|The MGA With An Attitude
MGA TWIN CAM - General Information - TC-102
Most people know something about the MGA Twin Cam engine with cross flow head and carburetors on the right, and the knock-off steel wheels, and the four wheel disk brakes. But there are far more features of the Twin Cam model that are different than the basic pushrod engine cars, so much so that the Twin Cam body is not interchangeable with others without considerable modification. You may refer to Twin Cam Engine General Information for more detail about the special engine.
There are a number of frame and body modifications done to accommodate installation of the twin cam engine. The steering rack and radiator are moved forward, the bonnet is crowned higher (carried over into all other models) with different inner brace pattern, different prop rod position and a small frame relief to clear the front carburetor. The inner fenders have removable access panels (except not on the first 91 cars). inner "dimples" to clear the distributor (left front) and air cleaners (right side) duplicated on all successive cars, radiator mount diaphragm moved forward, and shortened air pan in front. The heater box is a mirror image from the pushrod engine cars with the air intake duct on the opposite side, the cut-out in the shelf also offset to the opposite side, and a different pattern for the bolts between heater shelf and frame goal post.
Special chassis refinements for the Twin Cam car included a change to Dunlop four wheel disc brakes, pin drive knock-off steel wheels, and separate master cylinders for brakes and clutch. The Twin Cam clutch master and slave cylinders are smaller bore, so attempting to use a standard clutch slave cylinder on the Twin Cam will result in too little travel of the clutch and no clutch release. The Twin Cam has a different gearbox (borrowed from the ZB Magnette), double flanged propshaft (used also later in the1600 cars), and special rear axle similar to the wire wheel axle except slightly rotated end flanges. Front suspension is similar to other MGA (except for the brakes). Twin Cam steering arms are slightly diffferent (one of four variatione of steering arms on various models).
The Twin Cam uses a higher capacity fuel pump with a different mounting bracket on the frame, and a slightly different location for the starter switch bracket (and different bracket) for carburetor clearance. You may refer to Twin Cam Chassis Tech for more detail about variations in the frame, body, and running gear of the Twin Cam car. When the "Deluxe" cars were built with pushrod engine and the "Competition suspension" option, most of the Twin Cam chassis and body changes were retained, except the heater box was switched back to right hand air inlet. As such, the "Deluxe' cars have another special and unique body shell.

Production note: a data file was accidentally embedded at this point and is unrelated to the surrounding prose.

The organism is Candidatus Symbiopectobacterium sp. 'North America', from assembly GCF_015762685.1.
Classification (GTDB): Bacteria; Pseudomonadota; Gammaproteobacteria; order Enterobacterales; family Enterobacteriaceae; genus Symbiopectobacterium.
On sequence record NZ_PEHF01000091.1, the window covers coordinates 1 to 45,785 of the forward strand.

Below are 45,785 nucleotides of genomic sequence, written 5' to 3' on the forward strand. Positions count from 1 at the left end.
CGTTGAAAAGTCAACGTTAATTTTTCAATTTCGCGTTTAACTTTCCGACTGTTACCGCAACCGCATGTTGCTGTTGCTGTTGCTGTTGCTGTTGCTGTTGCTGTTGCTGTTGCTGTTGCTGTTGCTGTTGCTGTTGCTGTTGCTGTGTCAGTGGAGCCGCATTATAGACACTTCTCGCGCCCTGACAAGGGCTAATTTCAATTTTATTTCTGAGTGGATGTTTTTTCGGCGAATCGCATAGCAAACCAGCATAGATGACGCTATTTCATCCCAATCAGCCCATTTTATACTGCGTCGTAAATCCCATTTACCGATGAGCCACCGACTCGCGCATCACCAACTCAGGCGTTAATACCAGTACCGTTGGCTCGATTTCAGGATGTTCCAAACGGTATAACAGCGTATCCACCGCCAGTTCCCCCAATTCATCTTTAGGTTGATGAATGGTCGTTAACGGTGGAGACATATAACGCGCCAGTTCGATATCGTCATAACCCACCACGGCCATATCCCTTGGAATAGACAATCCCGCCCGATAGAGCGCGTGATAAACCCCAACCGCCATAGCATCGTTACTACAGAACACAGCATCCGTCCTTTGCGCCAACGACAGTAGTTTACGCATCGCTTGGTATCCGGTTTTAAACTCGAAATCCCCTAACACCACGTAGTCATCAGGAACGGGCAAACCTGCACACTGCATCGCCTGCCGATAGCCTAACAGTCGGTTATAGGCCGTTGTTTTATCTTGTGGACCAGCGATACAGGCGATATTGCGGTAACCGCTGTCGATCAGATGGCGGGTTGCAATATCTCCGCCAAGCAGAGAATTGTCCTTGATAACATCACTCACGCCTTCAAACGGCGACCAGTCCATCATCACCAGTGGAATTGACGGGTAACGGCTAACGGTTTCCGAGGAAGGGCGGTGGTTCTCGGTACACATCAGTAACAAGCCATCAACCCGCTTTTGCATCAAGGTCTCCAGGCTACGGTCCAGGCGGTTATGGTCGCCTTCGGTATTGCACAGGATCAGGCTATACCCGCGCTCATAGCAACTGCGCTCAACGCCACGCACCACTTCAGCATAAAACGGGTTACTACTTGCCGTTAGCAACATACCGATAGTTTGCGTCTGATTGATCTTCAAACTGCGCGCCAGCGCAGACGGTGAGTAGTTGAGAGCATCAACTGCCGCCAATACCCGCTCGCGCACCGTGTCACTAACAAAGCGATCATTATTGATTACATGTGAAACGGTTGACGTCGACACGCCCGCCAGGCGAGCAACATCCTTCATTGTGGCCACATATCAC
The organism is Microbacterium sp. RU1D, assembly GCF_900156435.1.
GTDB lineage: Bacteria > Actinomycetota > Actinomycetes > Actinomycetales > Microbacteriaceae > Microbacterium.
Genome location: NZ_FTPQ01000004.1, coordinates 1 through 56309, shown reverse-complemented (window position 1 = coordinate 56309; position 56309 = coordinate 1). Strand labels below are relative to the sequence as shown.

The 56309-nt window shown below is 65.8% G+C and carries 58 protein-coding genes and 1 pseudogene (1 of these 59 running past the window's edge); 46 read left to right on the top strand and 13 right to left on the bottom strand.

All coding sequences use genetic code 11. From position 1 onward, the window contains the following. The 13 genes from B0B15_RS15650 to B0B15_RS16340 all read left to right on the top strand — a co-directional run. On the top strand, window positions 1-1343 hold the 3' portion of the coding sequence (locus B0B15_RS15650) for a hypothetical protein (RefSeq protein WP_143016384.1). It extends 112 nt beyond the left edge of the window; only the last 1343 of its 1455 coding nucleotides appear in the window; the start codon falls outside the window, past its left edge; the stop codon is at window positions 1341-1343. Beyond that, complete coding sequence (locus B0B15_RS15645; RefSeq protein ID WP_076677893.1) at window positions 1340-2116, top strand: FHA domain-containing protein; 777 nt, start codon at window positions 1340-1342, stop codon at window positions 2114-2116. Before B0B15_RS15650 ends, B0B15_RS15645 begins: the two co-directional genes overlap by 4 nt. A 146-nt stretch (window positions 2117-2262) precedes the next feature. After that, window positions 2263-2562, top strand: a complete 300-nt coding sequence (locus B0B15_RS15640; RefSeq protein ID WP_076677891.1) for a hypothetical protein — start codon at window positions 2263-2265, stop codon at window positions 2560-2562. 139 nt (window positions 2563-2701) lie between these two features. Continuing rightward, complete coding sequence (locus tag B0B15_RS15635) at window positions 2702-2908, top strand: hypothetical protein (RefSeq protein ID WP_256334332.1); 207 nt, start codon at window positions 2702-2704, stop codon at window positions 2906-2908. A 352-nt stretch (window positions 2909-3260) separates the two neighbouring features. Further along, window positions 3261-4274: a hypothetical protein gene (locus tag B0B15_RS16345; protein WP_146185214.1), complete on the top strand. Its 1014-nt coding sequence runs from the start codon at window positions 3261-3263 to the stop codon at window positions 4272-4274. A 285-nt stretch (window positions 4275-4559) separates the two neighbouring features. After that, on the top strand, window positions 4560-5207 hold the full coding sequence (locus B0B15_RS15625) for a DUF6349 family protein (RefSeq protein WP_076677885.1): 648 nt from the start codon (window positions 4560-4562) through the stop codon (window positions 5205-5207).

For outward appearance some holes in the front body cowling and the deck lid are in slightly different location for mounting the "Twin-Cam" emblem vs. the "1-6-0-0" or "1600-MK-II" emblems. Aside from the badging, the only other outward appearance clue for the Twin Cam model is
the use of different wheels, which were soon to be shared with the "Deluxe" model cars. Original wheels for the Twin Cam are special pin drive steel wheels with knock off center mount.
Inside the cockpit the Twin Cam dash panel is covered with textured fabric and trimmed with a bright plated strip along the bottom and a bright trim plate in the center around the radio speaker and horn push. The body cowling on top between the dash and the windscreen is NOT covered with textured fabric for the roadster, which was not done until the 1600-MK-II model, after that last Twin Cam. The Twin Cam coupe did have the fabric covering on the cowling, same as all MGA coupes. The Twin Cam tachometer has a higher reaching number scale on the face commensurate with the higher expected engine speed (7000 R.P.M. marked red line).
Competition/deluxe seats were often installed in the Twin Cam cars, as these cars were generally considered more as a competition model than a common street cruiser. They were also often built with close ratio gearbox and high ratio rear axle for competition work.
The aluminum hardtop was sometimes (but rarely) installed on a Twin Cam roadster. Records of this seem to be limited to factory sponsored competition cars (only 5 on record). In each case these cars did NOT have an erectable fabric top installed due to luggage space requirements of the various racing organizations. If you see a Twin Cam roadster with a hardtop, it is likely not a factory original installation, especially if it also has a rag top. As hardtops were available through the dealers and various aftermarket sources, any MGA roadster might carry any type of hardtop as a dealer or aftermarket fitment. As a personal choice current owners of Twin Cam cars usually prefer the aluminum hardtop, first made for the 1500 models and commonly fitted to the "Deluxe" cars while the aluminum top and fiberglass top had overlapping production runs.